Wednesday, April 15, 2009

Best Practices in Online Teaching

I'm doing a workshop at the Teaching and Learning with Technology 2009 Conference, hosted by the Maricopa Community Colleges, and thought I'd beta-test some ideas on my own community here in the College of Public Programs at ASU. First, because some of the faculty here have been experimenting with better teaching online for years, and second, because this is a great conference that the Center for Learning and Instruction at MCC does each year, and I want ASU to look good when I present.

My topic will be "e-Teaching: if it's more work, you're doing it wrong" - a topic very dear to my heart and one that I promote to the faculty until they're tired of hearing from me. But it's common knowledge and much discusses in the online research that instructors struggle managing workload when first teaching online. And if they don't seek help, they often burn out and tell others not to attempt it. It doesn't have to be that way, and there's much in the literature regarding practices that make it easier for the instructor and the learner to experience online courses. I'd go so far as to say that if you're doing it right, you can leverage the technology to make less work for you, once the course is developed.

Quick tips of the Top Ten sort:
  1. NO email. At least not on the course content, assignments, schedule, etc. That's what the discussion forum is for and rather than answer the same question 10 times, you answer it once.
  2. Simple, clear navigation and course structure. If you don't know how to turn off some of the navigation menu in your course management system, ask someone. Students hate 10 links, and they hate them more when half of them are blank. Mine are: Announcements, Course Information, Learning Modules, Communication, Discussion Board, Tools. Students find what they need quickly and in the places expected. I also link to other places in the course when inside the learning modules (eg discussion board for a post, Course Info/Syllabus when referring to policies, etc)
  3. Frequent communication. Lure them to class! Send an email when you've opened a new module, released a quiz, posted grades, posted an announcement, etc. The more time 'in class', the better they'll do and letting them know something new is waiting often lures them in.
  4. Clear expectations. It is harder online and the written text might be interpreted in different ways. What you mean by "a rich discussion post" might be 2 sentences to a student. Let them know exactly what's expected and consequences for not delivering. Rubrics are great for setting explicit values to grading. Pts, # words/paragraphs/citations/, language, spelling, etc all help. Hate creating rubrics? Try the Rubistar site where instructors share work. Sadly, they don't organize by grades, so you need to be specific in searching. Here's one for a research argument essay.
  5. Instructor presence. Your students need to feel a connection to you. Announcements help, but audio announcements, pictures, personal stories all create a better 'virtual you'. A colleague of mine publishes a picture a week with his announcements. During my fellowship, travelling around the US, I put up pics of where I was each each week.
OK, those are my top 5. Sound right? Send more and I'll add a Part II.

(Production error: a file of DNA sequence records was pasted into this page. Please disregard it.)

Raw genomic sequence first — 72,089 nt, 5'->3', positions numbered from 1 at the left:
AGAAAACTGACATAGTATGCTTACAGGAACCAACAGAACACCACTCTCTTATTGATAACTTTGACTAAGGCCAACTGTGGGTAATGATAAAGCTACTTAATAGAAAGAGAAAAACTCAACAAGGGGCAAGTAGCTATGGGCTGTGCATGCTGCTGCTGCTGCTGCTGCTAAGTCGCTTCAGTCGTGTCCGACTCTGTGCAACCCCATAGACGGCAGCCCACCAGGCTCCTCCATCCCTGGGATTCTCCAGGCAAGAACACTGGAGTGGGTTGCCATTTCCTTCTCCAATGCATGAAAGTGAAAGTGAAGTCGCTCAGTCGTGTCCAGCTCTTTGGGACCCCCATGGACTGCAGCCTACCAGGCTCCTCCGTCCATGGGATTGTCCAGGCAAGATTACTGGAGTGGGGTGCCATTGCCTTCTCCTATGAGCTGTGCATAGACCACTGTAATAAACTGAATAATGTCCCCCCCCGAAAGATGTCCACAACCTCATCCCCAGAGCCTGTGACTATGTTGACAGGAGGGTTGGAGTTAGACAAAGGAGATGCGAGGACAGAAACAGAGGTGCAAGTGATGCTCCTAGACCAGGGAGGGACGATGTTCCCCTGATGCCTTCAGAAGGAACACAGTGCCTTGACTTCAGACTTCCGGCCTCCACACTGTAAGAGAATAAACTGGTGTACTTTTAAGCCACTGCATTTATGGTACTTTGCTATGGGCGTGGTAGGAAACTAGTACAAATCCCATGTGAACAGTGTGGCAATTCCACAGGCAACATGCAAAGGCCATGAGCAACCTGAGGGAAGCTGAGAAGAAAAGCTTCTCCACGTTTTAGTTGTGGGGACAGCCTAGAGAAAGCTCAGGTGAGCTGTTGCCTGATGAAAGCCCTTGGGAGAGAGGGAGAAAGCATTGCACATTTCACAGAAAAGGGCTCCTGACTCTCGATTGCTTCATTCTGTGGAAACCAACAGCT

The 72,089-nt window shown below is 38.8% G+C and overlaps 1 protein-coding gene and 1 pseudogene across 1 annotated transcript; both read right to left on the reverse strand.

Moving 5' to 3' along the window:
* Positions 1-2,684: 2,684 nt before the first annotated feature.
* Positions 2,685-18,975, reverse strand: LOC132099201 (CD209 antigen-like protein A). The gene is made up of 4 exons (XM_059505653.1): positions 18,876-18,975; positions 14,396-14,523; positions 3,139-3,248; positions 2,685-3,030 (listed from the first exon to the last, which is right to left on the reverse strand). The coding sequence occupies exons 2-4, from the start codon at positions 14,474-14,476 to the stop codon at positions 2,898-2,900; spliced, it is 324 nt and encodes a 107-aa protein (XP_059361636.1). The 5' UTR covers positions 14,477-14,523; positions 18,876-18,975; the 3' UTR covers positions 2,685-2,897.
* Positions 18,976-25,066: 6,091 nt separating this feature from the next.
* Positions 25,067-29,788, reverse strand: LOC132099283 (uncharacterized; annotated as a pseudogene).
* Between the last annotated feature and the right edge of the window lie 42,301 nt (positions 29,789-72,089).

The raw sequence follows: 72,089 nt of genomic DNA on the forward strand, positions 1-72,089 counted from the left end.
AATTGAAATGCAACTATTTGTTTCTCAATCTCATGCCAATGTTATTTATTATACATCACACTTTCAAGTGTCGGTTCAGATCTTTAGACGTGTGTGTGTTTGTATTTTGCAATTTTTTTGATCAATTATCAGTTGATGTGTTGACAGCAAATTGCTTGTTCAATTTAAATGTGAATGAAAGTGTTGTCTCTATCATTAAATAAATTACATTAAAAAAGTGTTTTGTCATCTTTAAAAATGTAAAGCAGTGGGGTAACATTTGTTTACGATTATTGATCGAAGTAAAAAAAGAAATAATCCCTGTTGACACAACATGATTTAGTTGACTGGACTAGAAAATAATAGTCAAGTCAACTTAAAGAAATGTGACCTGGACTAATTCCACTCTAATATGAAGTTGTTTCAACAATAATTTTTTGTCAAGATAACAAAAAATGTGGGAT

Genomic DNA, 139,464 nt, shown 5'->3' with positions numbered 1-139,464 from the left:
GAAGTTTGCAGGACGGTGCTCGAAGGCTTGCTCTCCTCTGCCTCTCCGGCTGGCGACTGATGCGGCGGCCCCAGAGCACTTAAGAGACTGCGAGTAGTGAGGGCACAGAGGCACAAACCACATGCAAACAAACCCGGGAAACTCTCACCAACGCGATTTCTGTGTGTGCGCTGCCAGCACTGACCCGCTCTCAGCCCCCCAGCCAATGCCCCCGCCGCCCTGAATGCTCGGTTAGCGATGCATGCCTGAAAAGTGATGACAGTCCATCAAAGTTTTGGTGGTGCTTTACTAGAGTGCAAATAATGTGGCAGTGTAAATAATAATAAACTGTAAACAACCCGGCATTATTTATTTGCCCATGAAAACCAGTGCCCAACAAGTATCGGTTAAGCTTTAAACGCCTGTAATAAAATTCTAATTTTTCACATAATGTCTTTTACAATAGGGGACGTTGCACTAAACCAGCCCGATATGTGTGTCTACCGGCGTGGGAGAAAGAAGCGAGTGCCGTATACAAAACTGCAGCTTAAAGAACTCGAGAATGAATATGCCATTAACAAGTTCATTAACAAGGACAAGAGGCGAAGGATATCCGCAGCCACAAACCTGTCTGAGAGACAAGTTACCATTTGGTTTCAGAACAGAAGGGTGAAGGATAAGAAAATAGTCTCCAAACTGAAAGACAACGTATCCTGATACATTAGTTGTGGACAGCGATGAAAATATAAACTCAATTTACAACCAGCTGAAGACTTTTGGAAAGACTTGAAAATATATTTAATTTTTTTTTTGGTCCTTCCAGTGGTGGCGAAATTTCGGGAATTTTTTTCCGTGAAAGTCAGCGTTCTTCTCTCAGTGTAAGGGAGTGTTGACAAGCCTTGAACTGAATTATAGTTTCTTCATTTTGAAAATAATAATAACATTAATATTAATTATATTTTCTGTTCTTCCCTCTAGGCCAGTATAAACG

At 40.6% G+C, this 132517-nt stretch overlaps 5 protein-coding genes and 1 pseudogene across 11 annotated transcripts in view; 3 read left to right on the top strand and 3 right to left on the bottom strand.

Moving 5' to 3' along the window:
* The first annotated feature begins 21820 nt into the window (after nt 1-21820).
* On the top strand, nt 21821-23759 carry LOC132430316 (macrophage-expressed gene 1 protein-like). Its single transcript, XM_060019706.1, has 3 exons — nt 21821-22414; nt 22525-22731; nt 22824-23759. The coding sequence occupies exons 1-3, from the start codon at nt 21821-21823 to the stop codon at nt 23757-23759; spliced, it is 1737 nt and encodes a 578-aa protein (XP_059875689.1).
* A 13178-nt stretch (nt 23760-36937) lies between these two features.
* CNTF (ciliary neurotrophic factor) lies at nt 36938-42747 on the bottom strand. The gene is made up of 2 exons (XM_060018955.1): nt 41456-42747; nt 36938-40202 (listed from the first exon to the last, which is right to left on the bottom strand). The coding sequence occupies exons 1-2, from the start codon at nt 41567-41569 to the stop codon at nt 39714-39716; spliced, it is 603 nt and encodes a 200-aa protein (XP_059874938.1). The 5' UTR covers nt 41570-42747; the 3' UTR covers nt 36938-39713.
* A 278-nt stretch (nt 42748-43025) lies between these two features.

Saturday, April 4, 2009

Words, Tags, Bones and Trees: the Value of Clouds

I've looked at clouds from both sides now,
From up and down, and still somehow,
It's cloud illusions I recall,
I really don't know clouds, at all.

Another post on data in the clouds? No, not today. Instead, a presentation about extending word clouds as trees got me thinking about the value of presenting data in the shape of clouds. Clouds and trees and ...fishbone diagrams. For those new to word clouds, it's time to hop into a new tool for visualizing text and the amazing possibilities it affords for better understanding and text mining. In that vein, I enjoyed a presentation (linked below) by Gambette and Veronis, not because they offer some very complicated home-grown software for generating a version of tag clouds via tree structures, but because they explain the value for use of analyzing text via cloud structures.

In teaching, use of simple tag/word cloud tools like Wordle or IBM's Many Eyes provide a tool for visualizing the student's own or another author's text. For visual learners, this provides valuable insight and synthesis of ideas that may otherwise prove elusive. As the presentation below describes, tag clouds provide tools for objective literature analysis, discourse analysis, text mining for meaning, or an exploration of natural language processing - which the authors describe as text desambiguation. Much more complicated than necessary, when a picture speaks 1,000 words, but first one needs access to the picture.
Wordle: TagClouds
So explore Wordle first with a favorite piece of your text (as I did with this Blog post on right; click on thumbnail to access). It's as simple as copy and paste in the Wordle window. See if it doesn't provide immediate insight into the text and a new option for exploring meaning. Then, wander over to ManyEyes and explore the many, many visual and structural options for doing the same. Both are free to use. If you have ideas for using in your teaching, post them here and I'll share in my work. For a more detailed and scholarly look at the use of cloud analysis, follow along in the Slideshare presentation: Visualising a text with a tree cloud